I should focus on having high current, rather than voltage?

Generally you tackle battery building in this order:

1. How fast do you need to go? This sets the voltage of the pack. As

@brian_ pointed out, Motor controllers typically regulate the pack voltage to a lower voltage, so the pack needs to be designed to turn the motor at the maximum speed you need it to go.

2. How far do you need to go? Your range is computed by taking the energy in the pack (in kWh) an multiplying it by the efficiency of the vehicle (in miles/kWh). So for example if you pack has 10 kWh of energy and you have an efficiency of 3.5 miles/kWh then you have a range on 35 miles for that pack. You can improve the range by making the battery bigger, improving the efficiency, or a combination of both.

3. How fast do you need to accelerate? This is the torque which is motivated by the amount of current the battery can deliver to the motor. Generally making the battery bigger by paralleling cells facilitates adding more current to the mix, improving the acceleration.

You've only answered one of these three questions so far by indicating a range of 50 miles or less. You still need to set a top speed. Let's say 60 MPH/100 kph. For the sake of argument doing that computation with the speed that the motor turns, the final gear ratio, and the size of the tires computes out to 96V to generate that top speed (I'll offer to compute the actual numbers given the specific motor, final gear ration, and the actual size of the tires). To get 96V with your 3.6V 42 AH cells you'd need 27 of them. Cost is $700 at $25/cell. Total capacity is 3.6V*24*42 Ah = 4.082 kWh.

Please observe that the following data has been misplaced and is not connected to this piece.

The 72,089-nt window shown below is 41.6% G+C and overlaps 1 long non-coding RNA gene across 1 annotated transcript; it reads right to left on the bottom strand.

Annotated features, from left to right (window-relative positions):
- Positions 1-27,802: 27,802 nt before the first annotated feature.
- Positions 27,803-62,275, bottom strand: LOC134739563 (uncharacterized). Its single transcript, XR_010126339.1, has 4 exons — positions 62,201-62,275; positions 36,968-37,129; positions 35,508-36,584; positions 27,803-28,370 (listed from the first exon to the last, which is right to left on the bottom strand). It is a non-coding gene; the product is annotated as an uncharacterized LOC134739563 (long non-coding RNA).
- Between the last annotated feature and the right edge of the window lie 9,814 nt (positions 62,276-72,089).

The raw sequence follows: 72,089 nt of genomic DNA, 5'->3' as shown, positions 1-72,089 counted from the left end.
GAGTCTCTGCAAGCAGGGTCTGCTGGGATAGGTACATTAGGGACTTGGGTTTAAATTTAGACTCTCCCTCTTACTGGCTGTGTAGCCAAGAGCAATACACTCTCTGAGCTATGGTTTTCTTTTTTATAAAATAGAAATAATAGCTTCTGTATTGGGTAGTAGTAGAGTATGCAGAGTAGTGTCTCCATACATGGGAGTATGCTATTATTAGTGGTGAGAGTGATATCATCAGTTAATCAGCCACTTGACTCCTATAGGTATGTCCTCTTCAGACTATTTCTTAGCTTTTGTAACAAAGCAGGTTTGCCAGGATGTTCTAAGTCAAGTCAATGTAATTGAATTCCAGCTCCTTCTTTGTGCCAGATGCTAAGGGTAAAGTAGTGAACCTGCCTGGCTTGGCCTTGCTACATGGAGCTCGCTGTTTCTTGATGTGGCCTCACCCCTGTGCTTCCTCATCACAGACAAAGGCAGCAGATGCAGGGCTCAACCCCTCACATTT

You can start to see the numbers now in the example. With 4 kWh such a pack will get you 12-15 miles of range. The lowest current limit of the motor, controller, and pack would determine the maximum current that can be delivered.

Each $700 investment into the batteries adds 12-15 miles more range and improves the batteries ability to generate more current.

But no one but you knows what parameters actually work for you. Answer the three (or at least the first 2) of the questions here along with your maximum budget, and then maybe we can figure out a design that can meet those parameters.

ga2500ev